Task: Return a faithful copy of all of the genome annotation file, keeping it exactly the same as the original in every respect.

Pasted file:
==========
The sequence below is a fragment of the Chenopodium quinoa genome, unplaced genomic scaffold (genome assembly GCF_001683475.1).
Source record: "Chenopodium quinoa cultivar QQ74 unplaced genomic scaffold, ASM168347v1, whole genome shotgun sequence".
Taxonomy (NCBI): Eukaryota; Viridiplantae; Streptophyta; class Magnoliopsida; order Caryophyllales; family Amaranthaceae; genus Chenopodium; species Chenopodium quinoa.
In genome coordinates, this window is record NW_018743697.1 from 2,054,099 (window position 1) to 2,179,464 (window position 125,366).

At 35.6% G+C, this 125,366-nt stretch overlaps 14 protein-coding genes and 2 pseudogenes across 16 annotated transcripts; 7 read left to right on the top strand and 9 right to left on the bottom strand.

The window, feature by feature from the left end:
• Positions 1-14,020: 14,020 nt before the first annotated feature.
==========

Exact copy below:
The sequence below is a fragment of the Chenopodium quinoa genome, unplaced genomic scaffold (genome assembly GCF_001683475.1).
Source record: "Chenopodium quinoa cultivar QQ74 unplaced genomic scaffold, ASM168347v1, whole genome shotgun sequence".
Taxonomy (NCBI): Eukaryota; Viridiplantae; Streptophyta; class Magnoliopsida; order Caryophyllales; family Amaranthaceae; genus Chenopodium; species Chenopodium quinoa.
In genome coordinates, this window is record NW_018743697.1 from 2,054,099 (window position 1) to 2,179,464 (window position 125,366).

At 35.6% G+C, this 125,366-nt stretch overlaps 14 protein-coding genes and 2 pseudogenes across 16 annotated transcripts; 7 read left to right on the top strand and 9 right to left on the bottom strand.

The window, feature by feature from the left end:
• Positions 1-14,020: 14,020 nt before the first annotated feature.